Playing the Victim Card: Students And the Student Loan Debt Crisis
Bloomberg has an article up today about the student loan bubble. It doesn’t mention the student loan bubble directly, and instead focuses on the predatory lending practices by private lenders on students (Students Pay SLM 9.25% on Exploitative Loans for College). Expect more of these articles as Democrats like Dick Durbin try to whip up support for a student loan bailout.
The article bothers me for several reasons. First, the title. I realize that the reporter Janet Loren is not responsible for this, but I would hesitate to call a loan “exploitative” at 9.25% while federally backed loans are currently 6.8% (Stafford) and 7.9% (PLUS). The article highlights the experience of Mirella Tovar, a 24 year old graphics designer who amassed $98,000 in debt to private lenders now making $730 a month part time as a waitress. The interest rate on her debt is 10.25%. The difference federally guaranteed loans and private loans is only $22,000 ($135k vs $157k). We are not talking loan shark rates here. Loren hedges a bit, writing, “private lenders feature mostly variable rates that can be more than twice what some people pay in the U.S. program,” – some people being those who acquired federally guaranteed loans prior to June 2006 when rates were half of what they are today. Ms. Tovar started school after those lower rates had expired in June 2006.
Secondly, it’s not just the lack of credit history that affects the interest rate students pay. Loren fails to mention that federally guaranteed loans cannot be discharged under bankruptcy while privately financed loans can (please correct me if I’m wrong here.) Shouldn’t private lenders be allowed a higher rate of return to balance this risk?
Finally, the Bloomberg piece suggests that Ms. Tovar would have been better off with federally guaranteed loans, “I tell them to take private loans as a last resort,” she said. “I wish someone would have told me that.” But then Loren does not mention that with federally sponsored loans, Ms. Tovar would not have been able to amass $98,000 in debt, because federally sponsored loans have a $31,000 cap.
My wife graduated medical school in 2006 with $210,000 in federally guaranteed debt. The word “doctor” conjures up dollar signs to some people, but the average salary of a family doctor is $130-150k which isn’t much when your minimum loan payments are $25,000 yearly, and taxes on that amount add an additional $8,000 making it roughly $33,000. By the time we pay off her loans in about 10 years, that $210,000 will have cost our family over $350,000 including taxes. Every month I pay the bill it’s not easy, but we chose this path and in the wife’s case I believe the investment has been worth it.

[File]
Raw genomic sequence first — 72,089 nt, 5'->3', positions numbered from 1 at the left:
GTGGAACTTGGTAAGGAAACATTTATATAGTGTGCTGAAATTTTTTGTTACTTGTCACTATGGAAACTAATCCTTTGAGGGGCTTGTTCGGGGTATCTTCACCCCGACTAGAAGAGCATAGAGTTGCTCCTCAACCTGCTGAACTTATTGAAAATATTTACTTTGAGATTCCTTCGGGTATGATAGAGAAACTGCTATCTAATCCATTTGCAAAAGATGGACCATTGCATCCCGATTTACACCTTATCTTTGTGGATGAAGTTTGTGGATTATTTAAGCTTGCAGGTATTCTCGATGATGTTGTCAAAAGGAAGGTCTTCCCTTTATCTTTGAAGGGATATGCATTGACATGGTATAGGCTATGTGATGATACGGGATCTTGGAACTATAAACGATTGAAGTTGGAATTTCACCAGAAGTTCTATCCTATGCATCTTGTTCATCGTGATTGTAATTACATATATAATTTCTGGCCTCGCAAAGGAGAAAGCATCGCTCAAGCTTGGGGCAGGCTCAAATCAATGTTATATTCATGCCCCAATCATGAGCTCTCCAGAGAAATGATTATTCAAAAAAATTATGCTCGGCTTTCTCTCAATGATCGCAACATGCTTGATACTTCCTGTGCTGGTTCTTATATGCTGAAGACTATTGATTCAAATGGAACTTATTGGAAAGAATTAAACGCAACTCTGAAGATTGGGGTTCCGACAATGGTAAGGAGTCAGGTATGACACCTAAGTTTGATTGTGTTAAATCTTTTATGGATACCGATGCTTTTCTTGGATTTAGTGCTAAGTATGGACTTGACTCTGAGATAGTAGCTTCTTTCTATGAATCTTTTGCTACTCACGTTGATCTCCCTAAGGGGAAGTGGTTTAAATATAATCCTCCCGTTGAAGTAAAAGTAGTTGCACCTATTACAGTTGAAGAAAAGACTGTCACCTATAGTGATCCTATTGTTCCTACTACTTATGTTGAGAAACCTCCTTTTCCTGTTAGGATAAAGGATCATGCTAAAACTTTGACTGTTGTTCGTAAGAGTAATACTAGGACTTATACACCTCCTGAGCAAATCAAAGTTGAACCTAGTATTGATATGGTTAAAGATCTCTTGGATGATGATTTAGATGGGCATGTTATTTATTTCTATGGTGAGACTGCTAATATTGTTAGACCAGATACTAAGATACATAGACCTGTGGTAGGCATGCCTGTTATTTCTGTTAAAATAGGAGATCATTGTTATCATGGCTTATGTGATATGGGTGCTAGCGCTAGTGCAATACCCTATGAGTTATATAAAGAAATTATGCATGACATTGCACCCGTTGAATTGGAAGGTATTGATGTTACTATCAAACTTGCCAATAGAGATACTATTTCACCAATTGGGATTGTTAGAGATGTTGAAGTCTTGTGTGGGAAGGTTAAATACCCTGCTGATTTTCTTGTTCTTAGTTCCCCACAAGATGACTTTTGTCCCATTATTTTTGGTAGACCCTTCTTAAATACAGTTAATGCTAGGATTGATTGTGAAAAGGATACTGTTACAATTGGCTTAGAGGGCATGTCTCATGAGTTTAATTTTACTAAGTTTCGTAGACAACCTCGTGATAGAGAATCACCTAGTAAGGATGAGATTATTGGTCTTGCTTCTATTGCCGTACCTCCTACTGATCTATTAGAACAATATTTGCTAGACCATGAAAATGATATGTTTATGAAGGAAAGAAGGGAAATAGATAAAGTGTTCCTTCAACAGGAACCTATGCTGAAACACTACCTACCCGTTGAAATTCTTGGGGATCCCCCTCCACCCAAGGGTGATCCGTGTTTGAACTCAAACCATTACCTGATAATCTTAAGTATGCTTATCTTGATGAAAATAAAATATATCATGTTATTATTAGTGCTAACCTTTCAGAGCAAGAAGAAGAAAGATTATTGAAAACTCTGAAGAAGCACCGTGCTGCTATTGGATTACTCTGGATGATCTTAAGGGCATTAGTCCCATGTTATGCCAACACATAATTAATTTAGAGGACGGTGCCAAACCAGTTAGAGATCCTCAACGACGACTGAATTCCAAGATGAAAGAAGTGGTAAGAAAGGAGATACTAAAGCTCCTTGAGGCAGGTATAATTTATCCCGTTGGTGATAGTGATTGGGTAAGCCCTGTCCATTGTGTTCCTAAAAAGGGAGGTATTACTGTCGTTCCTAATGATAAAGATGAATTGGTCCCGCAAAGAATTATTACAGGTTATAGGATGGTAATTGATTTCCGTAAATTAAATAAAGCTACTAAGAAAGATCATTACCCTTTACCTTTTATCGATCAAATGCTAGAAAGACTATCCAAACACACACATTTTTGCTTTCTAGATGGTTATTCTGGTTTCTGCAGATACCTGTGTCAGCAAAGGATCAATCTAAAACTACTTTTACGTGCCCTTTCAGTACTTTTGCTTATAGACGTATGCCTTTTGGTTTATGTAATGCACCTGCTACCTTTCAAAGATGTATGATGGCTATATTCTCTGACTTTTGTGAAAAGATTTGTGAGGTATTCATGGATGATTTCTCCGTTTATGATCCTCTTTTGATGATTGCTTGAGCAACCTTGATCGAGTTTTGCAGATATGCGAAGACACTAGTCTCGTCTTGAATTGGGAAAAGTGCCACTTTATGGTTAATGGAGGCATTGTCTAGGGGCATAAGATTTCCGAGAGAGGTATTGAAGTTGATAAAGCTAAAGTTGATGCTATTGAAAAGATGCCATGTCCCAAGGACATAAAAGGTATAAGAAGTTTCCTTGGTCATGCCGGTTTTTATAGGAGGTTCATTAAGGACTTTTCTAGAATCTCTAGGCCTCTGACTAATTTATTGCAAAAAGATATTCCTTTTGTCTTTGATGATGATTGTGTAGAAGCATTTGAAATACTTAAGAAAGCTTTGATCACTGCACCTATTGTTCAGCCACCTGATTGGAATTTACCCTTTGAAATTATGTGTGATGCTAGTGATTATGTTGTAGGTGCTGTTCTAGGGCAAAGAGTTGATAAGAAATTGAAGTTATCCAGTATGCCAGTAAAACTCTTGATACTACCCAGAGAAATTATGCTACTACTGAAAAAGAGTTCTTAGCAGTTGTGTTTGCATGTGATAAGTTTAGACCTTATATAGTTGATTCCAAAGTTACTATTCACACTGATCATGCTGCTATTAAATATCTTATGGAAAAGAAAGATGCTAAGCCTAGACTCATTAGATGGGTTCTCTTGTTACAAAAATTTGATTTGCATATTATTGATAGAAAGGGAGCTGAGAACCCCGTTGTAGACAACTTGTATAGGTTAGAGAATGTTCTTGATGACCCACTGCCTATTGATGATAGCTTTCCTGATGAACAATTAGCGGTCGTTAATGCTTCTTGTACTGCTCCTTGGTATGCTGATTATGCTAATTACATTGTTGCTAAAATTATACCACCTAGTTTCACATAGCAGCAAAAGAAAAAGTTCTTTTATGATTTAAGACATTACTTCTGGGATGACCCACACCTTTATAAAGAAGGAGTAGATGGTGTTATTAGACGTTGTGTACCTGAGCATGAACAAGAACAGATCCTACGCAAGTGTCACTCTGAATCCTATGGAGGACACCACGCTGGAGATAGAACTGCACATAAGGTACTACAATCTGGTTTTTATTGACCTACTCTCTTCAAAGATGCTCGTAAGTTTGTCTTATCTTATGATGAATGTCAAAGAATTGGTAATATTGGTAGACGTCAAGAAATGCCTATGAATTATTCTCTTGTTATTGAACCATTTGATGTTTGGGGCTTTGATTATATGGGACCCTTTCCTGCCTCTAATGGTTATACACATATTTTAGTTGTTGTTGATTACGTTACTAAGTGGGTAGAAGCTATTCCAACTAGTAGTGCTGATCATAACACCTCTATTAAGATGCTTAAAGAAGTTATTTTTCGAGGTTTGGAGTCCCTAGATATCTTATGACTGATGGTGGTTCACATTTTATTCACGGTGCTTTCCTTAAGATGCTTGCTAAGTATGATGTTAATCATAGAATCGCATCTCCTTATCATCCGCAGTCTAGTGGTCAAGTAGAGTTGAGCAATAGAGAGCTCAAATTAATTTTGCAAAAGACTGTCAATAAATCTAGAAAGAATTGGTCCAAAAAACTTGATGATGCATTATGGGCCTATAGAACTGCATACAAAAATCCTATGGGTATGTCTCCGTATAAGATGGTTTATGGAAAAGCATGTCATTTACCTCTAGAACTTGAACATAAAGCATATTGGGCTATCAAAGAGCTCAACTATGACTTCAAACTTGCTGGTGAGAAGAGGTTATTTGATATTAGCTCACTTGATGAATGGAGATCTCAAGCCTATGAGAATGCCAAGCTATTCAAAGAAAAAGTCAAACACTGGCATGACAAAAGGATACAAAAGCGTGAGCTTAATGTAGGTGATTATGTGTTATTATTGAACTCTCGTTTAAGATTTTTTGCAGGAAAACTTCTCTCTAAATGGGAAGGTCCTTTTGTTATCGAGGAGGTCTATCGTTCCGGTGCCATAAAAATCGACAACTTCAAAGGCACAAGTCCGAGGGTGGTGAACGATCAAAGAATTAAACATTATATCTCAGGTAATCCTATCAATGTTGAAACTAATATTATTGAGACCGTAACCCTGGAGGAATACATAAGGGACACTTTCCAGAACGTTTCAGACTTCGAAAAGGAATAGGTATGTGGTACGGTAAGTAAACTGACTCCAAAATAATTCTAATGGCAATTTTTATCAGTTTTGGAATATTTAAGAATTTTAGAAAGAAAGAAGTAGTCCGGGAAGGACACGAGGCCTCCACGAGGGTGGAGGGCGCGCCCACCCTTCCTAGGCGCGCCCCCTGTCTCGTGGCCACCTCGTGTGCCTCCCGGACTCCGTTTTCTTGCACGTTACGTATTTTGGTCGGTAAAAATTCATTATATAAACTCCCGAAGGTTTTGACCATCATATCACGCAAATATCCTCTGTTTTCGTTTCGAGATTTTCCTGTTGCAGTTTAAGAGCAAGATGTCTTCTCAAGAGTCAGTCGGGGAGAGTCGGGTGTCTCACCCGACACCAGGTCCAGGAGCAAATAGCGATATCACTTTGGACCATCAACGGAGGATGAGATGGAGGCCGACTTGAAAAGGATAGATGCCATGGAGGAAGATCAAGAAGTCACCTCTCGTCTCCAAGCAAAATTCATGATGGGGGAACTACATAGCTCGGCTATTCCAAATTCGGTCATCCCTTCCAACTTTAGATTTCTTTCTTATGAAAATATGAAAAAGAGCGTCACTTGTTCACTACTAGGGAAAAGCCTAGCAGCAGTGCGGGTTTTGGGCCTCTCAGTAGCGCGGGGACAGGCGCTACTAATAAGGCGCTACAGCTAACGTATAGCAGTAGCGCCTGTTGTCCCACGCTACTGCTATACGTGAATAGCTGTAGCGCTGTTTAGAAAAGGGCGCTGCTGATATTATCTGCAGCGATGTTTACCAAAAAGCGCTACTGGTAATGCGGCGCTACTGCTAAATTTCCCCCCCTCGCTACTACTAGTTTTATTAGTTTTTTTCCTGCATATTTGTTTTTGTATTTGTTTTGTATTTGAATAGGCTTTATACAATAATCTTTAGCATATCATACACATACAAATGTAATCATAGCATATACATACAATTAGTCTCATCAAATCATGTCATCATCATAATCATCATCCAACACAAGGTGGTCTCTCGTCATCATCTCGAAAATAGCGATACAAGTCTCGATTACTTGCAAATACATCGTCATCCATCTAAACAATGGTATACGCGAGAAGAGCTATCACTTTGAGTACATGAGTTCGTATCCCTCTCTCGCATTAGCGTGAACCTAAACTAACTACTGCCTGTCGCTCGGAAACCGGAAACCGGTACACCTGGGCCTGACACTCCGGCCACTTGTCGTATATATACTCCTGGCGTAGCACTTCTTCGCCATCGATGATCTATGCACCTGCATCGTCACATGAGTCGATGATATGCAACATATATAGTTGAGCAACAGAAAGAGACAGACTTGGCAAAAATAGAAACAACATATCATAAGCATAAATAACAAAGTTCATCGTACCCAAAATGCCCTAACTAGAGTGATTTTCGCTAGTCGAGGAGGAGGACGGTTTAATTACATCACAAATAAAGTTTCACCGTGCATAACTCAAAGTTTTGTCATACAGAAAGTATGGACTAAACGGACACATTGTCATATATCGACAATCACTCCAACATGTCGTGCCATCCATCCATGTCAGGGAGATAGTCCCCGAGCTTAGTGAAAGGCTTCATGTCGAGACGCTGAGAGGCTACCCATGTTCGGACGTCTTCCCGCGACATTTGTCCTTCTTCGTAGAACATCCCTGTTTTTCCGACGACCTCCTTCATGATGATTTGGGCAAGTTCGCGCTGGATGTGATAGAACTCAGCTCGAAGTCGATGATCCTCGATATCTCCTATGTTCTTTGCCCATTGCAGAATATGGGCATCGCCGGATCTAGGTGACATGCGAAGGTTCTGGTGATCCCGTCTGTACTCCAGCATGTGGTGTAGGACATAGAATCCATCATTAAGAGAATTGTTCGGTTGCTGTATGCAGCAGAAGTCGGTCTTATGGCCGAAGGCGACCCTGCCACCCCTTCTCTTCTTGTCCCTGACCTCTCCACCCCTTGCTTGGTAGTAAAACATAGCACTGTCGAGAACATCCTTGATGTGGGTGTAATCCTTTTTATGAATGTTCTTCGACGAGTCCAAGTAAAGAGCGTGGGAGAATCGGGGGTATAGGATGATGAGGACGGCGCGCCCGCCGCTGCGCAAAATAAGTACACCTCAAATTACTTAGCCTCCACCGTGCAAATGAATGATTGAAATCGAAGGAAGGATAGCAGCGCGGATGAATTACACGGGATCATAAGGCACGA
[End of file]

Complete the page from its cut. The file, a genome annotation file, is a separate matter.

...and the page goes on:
Is a $98,000 investment in Ms. Tovar’s career as a graphic designer worth it? The fact that she is working as a waitress leads me to believe not. But I happen to know several graphic artists who have built successful careers over the years and would be happy to put the Bloomberg reporter in touch with them for their perspective. Ms. Tovar needs to get in at the ground level of her field, and will likely have to move away from home to do it. Life entails risk, and while Ms. Tovar has proven herself to be a terrible gambler by amassing such a sum of debt, she still has opportunities to put her degree to use. It won’t be easy, but starting life as an independent adult will never be.
There is no doubt that there is a student loan bubble, but banks aren’t solely to blame. Like most complex problems there are complicated factors behind them and plenty of blame to go around. Politicians who score points by throwing taxpayer dollars around to look generous and gain votes, then write laws making it impossible for people to discharge the debt in bankruptcy. Universities which waste money on expanded facilities and questionable curricula. Parents who spend more time researching a new car instead of their child’s education choices. Students who have had everything handed to them and are shocked when the gravy train stops. Unfortunately the article missed all of that and does little to suggest a way out of this mess.
It is tempting to call for a bailout of students such as Ms. Tovar. But are you personally willing to pay for her poor career choice and financial sense? What about the millions of degree holders who took out student loans and paid them back? Is it fair to them? I put a sleeping child in the back seat every Saturday morning for a Summer to drive the wife to an early chemistry class, and waited late at night in a dodgy section of Philadelphia with him in the back for the train to arrive carrying the wife from her classes. In between I built a career to make enough money to support us while she attended school. Is it fair to us that Ms. Tovar should be saved by the federal government while we’ve been working hard and paying taxes while paying off student loans?
I opposed the bank bailouts and still do even though most economists argued they were necessary. I believe in personal responsibility whether its a graphic arts student or investors in a bank, and view the bank bailouts as creating a moral hazard where gains are privatized while losses are passed along to those of us paying taxes. While I would love nothing more than to rid my family of my wife’s student loan debt, I realize that it is our responsibility bear the consequences of our decision and what to see that philosophy applied fairly to everyone.
Cross posted at The Razor